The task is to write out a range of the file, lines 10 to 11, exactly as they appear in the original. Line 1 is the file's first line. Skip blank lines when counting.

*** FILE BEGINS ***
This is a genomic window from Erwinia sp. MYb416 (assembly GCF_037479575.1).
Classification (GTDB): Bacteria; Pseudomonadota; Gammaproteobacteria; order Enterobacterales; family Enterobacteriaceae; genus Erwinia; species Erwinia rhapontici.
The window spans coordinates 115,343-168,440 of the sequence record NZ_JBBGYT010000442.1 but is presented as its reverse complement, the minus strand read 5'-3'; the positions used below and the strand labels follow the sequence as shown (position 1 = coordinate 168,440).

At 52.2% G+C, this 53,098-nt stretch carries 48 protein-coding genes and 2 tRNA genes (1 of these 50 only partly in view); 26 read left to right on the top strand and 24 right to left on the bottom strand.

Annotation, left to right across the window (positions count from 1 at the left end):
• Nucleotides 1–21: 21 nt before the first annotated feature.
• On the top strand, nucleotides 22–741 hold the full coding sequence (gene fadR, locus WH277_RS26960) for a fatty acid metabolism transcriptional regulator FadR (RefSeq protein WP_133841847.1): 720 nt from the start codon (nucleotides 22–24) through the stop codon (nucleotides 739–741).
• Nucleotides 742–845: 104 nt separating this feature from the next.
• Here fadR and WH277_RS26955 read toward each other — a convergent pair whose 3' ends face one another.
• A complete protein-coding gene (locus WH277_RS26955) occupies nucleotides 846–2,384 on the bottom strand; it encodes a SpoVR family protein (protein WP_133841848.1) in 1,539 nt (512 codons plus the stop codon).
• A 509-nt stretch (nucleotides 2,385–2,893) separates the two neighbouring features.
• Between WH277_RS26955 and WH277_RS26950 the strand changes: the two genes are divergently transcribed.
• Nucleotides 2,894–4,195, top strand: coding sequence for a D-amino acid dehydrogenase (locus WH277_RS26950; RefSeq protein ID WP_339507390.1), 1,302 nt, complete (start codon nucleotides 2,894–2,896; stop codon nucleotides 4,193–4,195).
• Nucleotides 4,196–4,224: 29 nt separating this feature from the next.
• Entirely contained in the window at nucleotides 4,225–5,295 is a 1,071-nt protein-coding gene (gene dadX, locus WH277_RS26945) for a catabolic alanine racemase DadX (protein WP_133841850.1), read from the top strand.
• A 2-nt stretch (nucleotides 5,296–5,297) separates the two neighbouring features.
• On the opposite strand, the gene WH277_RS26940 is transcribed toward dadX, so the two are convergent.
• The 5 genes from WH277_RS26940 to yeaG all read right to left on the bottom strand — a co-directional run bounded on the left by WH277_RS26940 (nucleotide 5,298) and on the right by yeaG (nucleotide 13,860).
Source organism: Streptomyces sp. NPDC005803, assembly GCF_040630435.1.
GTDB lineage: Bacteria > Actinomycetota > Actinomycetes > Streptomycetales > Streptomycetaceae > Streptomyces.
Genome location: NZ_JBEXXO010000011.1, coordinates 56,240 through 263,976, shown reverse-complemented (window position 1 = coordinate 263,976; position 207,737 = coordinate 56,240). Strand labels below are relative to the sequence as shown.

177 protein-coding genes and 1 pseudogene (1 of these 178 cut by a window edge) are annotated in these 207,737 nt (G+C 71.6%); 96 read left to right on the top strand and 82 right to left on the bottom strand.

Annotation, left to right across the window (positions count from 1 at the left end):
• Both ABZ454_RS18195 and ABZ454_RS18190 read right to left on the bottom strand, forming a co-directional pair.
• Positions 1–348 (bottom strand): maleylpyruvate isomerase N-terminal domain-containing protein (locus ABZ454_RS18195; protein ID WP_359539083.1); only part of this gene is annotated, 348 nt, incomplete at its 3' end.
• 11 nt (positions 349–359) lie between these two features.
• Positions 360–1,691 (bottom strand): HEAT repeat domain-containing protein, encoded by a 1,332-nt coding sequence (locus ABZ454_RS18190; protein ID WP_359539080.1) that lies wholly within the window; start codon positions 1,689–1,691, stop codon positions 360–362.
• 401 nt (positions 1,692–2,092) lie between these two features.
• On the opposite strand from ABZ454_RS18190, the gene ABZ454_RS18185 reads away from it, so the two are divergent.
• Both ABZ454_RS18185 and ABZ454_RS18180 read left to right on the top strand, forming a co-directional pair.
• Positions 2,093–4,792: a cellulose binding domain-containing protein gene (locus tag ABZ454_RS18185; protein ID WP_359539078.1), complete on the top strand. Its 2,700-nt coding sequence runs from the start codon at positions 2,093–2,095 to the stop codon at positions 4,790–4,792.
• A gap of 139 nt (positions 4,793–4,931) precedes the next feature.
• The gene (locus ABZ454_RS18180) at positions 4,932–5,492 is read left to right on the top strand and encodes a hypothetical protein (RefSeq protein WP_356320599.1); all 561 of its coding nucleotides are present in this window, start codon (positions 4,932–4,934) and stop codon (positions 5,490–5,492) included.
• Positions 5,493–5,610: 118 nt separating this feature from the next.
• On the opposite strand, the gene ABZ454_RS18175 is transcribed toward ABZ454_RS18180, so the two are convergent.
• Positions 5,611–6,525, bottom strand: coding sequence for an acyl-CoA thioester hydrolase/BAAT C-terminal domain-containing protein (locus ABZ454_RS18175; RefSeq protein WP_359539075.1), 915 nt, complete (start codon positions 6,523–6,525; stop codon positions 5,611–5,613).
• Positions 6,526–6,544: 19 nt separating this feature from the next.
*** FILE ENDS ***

• A complete protein-coding gene (locus WH277_RS26955) occupies nucleotides 846–2,384 on the bottom strand; it encodes a SpoVR family protein (protein WP_133841848.1) in 1,539 nt (512 codons plus the stop codon).
• A 509-nt stretch (nucleotides 2,385–2,893) separates the two neighbouring features.